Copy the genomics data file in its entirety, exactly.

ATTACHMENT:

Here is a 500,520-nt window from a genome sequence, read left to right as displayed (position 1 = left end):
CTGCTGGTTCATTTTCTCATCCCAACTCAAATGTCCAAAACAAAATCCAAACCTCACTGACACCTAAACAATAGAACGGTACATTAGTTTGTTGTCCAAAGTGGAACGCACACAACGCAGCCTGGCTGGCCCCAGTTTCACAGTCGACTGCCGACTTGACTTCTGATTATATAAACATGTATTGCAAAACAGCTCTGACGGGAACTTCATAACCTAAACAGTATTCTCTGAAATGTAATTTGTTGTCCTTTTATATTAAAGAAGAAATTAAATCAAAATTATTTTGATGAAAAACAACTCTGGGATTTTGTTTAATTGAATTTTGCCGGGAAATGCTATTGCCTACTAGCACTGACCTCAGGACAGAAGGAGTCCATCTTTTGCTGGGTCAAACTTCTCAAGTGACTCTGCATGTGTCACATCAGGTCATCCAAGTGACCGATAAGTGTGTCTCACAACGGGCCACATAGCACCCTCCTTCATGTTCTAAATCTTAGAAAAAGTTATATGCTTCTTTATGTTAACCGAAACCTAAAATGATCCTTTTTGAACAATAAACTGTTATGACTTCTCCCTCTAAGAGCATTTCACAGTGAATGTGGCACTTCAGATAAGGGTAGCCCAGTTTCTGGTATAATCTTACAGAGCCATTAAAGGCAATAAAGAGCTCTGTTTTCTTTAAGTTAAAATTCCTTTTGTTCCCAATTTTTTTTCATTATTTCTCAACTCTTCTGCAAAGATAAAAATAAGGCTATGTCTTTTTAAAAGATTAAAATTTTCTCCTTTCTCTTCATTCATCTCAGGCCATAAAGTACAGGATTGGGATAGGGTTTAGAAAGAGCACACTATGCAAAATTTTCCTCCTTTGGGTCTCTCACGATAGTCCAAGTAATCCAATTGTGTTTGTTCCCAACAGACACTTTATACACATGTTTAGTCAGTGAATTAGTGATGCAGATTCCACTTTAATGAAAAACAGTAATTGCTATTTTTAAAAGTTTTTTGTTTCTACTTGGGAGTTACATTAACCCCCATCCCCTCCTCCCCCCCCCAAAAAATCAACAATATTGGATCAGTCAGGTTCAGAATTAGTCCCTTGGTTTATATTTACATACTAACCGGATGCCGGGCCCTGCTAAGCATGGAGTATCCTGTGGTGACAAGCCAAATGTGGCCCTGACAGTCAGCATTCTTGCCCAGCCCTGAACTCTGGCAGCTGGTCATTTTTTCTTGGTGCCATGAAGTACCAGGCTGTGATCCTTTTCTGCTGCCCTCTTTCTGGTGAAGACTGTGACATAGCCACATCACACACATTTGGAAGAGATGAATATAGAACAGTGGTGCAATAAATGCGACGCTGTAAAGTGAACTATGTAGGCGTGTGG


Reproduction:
Here is a 500,520-nt window from a genome sequence, read left to right as displayed (position 1 = left end):
CTGCTGGTTCATTTTCTCATCCCAACTCAAATGTCCAAAACAAAATCCAAACCTCACTGACACCTAAACAATAGAACGGTACATTAGTTTGTTGTCCAAAGTGGAACGCACACAACGCAGCCTGGCTGGCCCCAGTTTCACAGTCGACTGCCGACTTGACTTCTGATTATATAAACATGTATTGCAAAACAGCTCTGACGGGAACTTCATAACCTAAACAGTATTCTCTGAAATGTAATTTGTTGTCCTTTTATATTAAAGAAGAAATTAAATCAAAATTATTTTGATGAAAAACAACTCTGGGATTTTGTTTAATTGAATTTTGCCGGGAAATGCTATTGCCTACTAGCACTGACCTCAGGACAGAAGGAGTCCATCTTTTGCTGGGTCAAACTTCTCAAGTGACTCTGCATGTGTCACATCAGGTCATCCAAGTGACCGATAAGTGTGTCTCACAACGGGCCACATAGCACCCTCCTTCATGTTCTAAATCTTAGAAAAAGTTATATGCTTCTTTATGTTAACCGAAACCTAAAATGATCCTTTTTGAACAATAAACTGTTATGACTTCTCCCTCTAAGAGCATTTCACAGTGAATGTGGCACTTCAGATAAGGGTAGCCCAGTTTCTGGTATAATCTTACAGAGCCATTAAAGGCAATAAAGAGCTCTGTTTTCTTTAAGTTAAAATTCCTTTTGTTCCCAATTTTTTTTCATTATTTCTCAACTCTTCTGCAAAGATAAAAATAAGGCTATGTCTTTTTAAAAGATTAAAATTTTCTCCTTTCTCTTCATTCATCTCAGGCCATAAAGTACAGGATTGGGATAGGGTTTAGAAAGAGCACACTATGCAAAATTTTCCTCCTTTGGGTCTCTCACGATAGTCCAAGTAATCCAATTGTGTTTGTTCCCAACAGACACTTTATACACATGTTTAGTCAGTGAATTAGTGATGCAGATTCCACTTTAATGAAAAACAGTAATTGCTATTTTTAAAAGTTTTTTGTTTCTACTTGGGAGTTACATTAACCCCCATCCCCTCCTCCCCCCCCCAAAAAATCAACAATATTGGATCAGTCAGGTTCAGAATTAGTCCCTTGGTTTATATTTACATACTAACCGGATGCCGGGCCCTGCTAAGCATGGAGTATCCTGTGGTGACAAGCCAAATGTGGCCCTGACAGTCAGCATTCTTGCCCAGCCCTGAACTCTGGCAGCTGGTCATTTTTTCTTGGTGCCATGAAGTACCAGGCTGTGATCCTTTTCTGCTGCCCTCTTTCTGGTGAAGACTGTGACATAGCCACATCACACACATTTGGAAGAGATGAATATAGAACAGTGGTGCAATAAATGCGACGCTGTAAAGTGAACTATGTAGGCGTGTGG